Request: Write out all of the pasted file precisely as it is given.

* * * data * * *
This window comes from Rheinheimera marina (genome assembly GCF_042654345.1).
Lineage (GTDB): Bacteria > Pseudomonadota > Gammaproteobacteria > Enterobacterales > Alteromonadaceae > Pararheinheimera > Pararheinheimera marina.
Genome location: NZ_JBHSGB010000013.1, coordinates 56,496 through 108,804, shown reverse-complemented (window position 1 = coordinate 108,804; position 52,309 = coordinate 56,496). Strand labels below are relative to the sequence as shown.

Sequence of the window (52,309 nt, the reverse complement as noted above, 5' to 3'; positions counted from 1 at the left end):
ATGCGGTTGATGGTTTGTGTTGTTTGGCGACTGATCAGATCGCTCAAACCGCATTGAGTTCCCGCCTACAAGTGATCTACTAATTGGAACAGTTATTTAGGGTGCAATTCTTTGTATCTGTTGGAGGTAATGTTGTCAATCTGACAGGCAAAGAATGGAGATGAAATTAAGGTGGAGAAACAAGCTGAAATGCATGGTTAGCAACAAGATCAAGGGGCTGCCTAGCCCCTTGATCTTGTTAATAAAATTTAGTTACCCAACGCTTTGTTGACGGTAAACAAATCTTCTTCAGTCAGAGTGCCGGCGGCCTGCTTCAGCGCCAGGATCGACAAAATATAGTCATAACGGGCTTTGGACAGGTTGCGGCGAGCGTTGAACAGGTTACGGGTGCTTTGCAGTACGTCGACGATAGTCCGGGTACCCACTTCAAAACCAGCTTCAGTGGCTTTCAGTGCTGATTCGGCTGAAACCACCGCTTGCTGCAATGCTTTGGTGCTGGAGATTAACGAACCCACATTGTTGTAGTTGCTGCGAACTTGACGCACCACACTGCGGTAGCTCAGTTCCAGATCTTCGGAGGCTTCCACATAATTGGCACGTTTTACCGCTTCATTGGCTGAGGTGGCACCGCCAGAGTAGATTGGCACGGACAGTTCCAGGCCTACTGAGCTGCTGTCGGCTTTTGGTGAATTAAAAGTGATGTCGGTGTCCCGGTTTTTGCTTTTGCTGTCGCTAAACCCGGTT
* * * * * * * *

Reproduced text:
This window comes from Rheinheimera marina (genome assembly GCF_042654345.1).
Lineage (GTDB): Bacteria > Pseudomonadota > Gammaproteobacteria > Enterobacterales > Alteromonadaceae > Pararheinheimera > Pararheinheimera marina.
Genome location: NZ_JBHSGB010000013.1, coordinates 56,496 through 108,804, shown reverse-complemented (window position 1 = coordinate 108,804; position 52,309 = coordinate 56,496). Strand labels below are relative to the sequence as shown.

Sequence of the window (52,309 nt, the reverse complement as noted above, 5' to 3'; positions counted from 1 at the left end):
ATGCGGTTGATGGTTTGTGTTGTTTGGCGACTGATCAGATCGCTCAAACCGCATTGAGTTCCCGCCTACAAGTGATCTACTAATTGGAACAGTTATTTAGGGTGCAATTCTTTGTATCTGTTGGAGGTAATGTTGTCAATCTGACAGGCAAAGAATGGAGATGAAATTAAGGTGGAGAAACAAGCTGAAATGCATGGTTAGCAACAAGATCAAGGGGCTGCCTAGCCCCTTGATCTTGTTAATAAAATTTAGTTACCCAACGCTTTGTTGACGGTAAACAAATCTTCTTCAGTCAGAGTGCCGGCGGCCTGCTTCAGCGCCAGGATCGACAAAATATAGTCATAACGGGCTTTGGACAGGTTGCGGCGAGCGTTGAACAGGTTACGGGTGCTTTGCAGTACGTCGACGATAGTCCGGGTACCCACTTCAAAACCAGCTTCAGTGGCTTTCAGTGCTGATTCGGCTGAAACCACCGCTTGCTGCAATGCTTTGGTGCTGGAGATTAACGAACCCACATTGTTGTAGTTGCTGCGAACTTGACGCACCACACTGCGGTAGCTCAGTTCCAGATCTTCGGAGGCTTCCACATAATTGGCACGTTTTACCGCTTCATTGGCTGAGGTGGCACCGCCAGAGTAGATTGGCACGGACAGTTCCAGGCCTACTGAGCTGCTGTCGGCTTTTGGTGAATTAAAAGTGATGTCGGTGTCCCGGTTTTTGCTTTTGCTGTCGCTAAACCCGGTT